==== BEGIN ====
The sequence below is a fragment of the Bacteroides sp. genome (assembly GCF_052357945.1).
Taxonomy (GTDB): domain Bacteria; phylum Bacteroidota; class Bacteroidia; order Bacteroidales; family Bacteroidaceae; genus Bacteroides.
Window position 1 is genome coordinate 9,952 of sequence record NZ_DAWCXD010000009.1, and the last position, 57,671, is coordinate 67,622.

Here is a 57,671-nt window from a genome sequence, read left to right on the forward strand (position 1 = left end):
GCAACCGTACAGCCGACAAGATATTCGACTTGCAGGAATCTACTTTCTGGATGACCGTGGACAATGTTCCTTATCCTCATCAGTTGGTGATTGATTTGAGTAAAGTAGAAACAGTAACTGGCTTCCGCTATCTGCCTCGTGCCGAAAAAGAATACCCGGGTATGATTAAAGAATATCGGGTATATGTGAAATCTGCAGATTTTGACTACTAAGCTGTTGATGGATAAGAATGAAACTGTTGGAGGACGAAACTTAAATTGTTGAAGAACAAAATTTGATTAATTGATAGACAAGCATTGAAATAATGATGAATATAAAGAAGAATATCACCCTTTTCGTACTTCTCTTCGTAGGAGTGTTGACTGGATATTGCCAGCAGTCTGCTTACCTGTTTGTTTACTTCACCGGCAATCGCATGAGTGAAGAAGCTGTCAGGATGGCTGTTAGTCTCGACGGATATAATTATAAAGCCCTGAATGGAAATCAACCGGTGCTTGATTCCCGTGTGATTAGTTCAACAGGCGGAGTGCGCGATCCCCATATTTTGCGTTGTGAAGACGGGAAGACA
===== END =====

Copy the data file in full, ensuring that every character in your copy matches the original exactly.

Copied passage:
The sequence below is a fragment of the Bacteroides sp. genome (assembly GCF_052357945.1).
Taxonomy (GTDB): domain Bacteria; phylum Bacteroidota; class Bacteroidia; order Bacteroidales; family Bacteroidaceae; genus Bacteroides.
Window position 1 is genome coordinate 9,952 of sequence record NZ_DAWCXD010000009.1, and the last position, 57,671, is coordinate 67,622.

Here is a 57,671-nt window from a genome sequence, read left to right on the forward strand (position 1 = left end):
GCAACCGTACAGCCGACAAGATATTCGACTTGCAGGAATCTACTTTCTGGATGACCGTGGACAATGTTCCTTATCCTCATCAGTTGGTGATTGATTTGAGTAAAGTAGAAACAGTAACTGGCTTCCGCTATCTGCCTCGTGCCGAAAAAGAATACCCGGGTATGATTAAAGAATATCGGGTATATGTGAAATCTGCAGATTTTGACTACTAAGCTGTTGATGGATAAGAATGAAACTGTTGGAGGACGAAACTTAAATTGTTGAAGAACAAAATTTGATTAATTGATAGACAAGCATTGAAATAATGATGAATATAAAGAAGAATATCACCCTTTTCGTACTTCTCTTCGTAGGAGTGTTGACTGGATATTGCCAGCAGTCTGCTTACCTGTTTGTTTACTTCACCGGCAATCGCATGAGTGAAGAAGCTGTCAGGATGGCTGTTAGTCTCGACGGATATAATTATAAAGCCCTGAATGGAAATCAACCGGTGCTTGATTCCCGTGTGATTAGTTCAACAGGCGGAGTGCGCGATCCCCATATTTTGCGTTGTGAAGACGGGAAGACA